Allergic inflammation (AI) is a reaction that occurs in diseases such as asthma, atopic dermatitis, and food allergy. In genetically predisposed (atopic) subjects, repeated allergen exposure can lead to chronic AI, which is still an important unmet clinical need. Therefore, it is most important to develop new therapeutical strategies against allergic inflammation, involving for example inhibitory receptors (IRs) and resolution pathways.
Part of my research focuses on the inhibitory receptor CD300a and its role in resolution of inflammation. The particularity of this receptor lies in its ability to bind lipids, especially phosphatidylserine expressed on the membrane of activated or apoptotic cells. The hypothesis is that modulation of this receptor, as expressed by the cardinal cells of allergy, mast cells and esoinophils, might positively influence the course of inflammation. This study involves the use of CD300a KO mice.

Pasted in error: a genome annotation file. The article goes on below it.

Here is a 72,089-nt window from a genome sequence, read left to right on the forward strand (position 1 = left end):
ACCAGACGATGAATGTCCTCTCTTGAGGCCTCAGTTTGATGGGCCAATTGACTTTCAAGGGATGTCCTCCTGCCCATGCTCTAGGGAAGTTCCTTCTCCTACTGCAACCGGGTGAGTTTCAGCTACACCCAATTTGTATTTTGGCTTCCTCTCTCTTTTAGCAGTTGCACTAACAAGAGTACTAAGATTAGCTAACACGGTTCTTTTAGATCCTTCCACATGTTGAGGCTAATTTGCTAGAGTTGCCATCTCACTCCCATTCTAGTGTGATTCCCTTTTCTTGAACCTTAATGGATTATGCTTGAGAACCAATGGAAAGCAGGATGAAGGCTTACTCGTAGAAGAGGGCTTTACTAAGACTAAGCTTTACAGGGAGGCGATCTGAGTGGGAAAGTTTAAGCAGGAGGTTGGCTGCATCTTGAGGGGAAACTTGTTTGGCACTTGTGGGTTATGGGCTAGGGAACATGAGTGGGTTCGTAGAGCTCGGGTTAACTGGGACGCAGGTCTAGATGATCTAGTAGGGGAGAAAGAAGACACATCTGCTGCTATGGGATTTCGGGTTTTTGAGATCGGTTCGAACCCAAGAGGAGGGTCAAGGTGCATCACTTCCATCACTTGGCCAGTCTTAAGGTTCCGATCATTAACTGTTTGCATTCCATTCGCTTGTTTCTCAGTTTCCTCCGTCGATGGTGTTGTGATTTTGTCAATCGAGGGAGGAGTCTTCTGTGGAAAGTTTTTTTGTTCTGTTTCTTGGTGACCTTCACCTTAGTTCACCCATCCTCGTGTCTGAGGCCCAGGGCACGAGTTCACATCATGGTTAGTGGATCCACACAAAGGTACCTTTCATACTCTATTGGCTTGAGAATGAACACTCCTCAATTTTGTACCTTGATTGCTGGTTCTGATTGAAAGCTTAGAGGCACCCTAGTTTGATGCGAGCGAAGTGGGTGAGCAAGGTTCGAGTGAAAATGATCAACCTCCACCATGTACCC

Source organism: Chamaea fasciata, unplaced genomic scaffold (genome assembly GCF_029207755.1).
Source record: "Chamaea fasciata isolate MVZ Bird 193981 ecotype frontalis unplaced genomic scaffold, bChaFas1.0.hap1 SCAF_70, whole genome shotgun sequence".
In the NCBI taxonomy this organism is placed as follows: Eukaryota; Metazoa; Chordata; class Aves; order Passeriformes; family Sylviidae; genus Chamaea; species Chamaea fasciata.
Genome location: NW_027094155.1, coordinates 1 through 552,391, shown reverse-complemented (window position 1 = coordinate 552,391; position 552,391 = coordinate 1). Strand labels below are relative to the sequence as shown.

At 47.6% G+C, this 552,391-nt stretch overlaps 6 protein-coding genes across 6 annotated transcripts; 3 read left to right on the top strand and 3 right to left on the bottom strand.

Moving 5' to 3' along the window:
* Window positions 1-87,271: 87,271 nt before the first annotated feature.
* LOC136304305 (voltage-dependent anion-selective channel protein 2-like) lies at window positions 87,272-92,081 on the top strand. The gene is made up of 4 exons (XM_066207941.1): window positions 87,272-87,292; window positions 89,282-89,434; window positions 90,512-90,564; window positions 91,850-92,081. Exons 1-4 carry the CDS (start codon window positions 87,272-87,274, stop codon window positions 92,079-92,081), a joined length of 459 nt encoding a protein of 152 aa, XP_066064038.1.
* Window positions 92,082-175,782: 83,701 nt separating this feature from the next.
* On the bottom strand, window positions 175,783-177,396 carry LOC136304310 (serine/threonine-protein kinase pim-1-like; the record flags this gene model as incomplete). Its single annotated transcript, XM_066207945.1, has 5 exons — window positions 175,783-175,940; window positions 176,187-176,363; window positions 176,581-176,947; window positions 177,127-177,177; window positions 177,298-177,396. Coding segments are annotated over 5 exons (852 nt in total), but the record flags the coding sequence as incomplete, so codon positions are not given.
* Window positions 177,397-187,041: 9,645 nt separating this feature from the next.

Secondly, I study the pro-resolutory lipid mediators Resolvin D1 and Lipoxin A4, their effect on and their production from mast cells and eosinophils and their co-culture. Preliminary results show that these molecules, once bound to their surface receptors, can decrease the inflammatory signals and production of pro-inflammatory mediators.
Ongoing projects are focusing on investigating whether mast cells might have a pro-resolutory role in AI in vitro and in vivo.
This research is conducted in collaboration with Bruce D. Levy’s laboratory at the Brigham and Women’s Hospital, Harvard Medical School, Boston.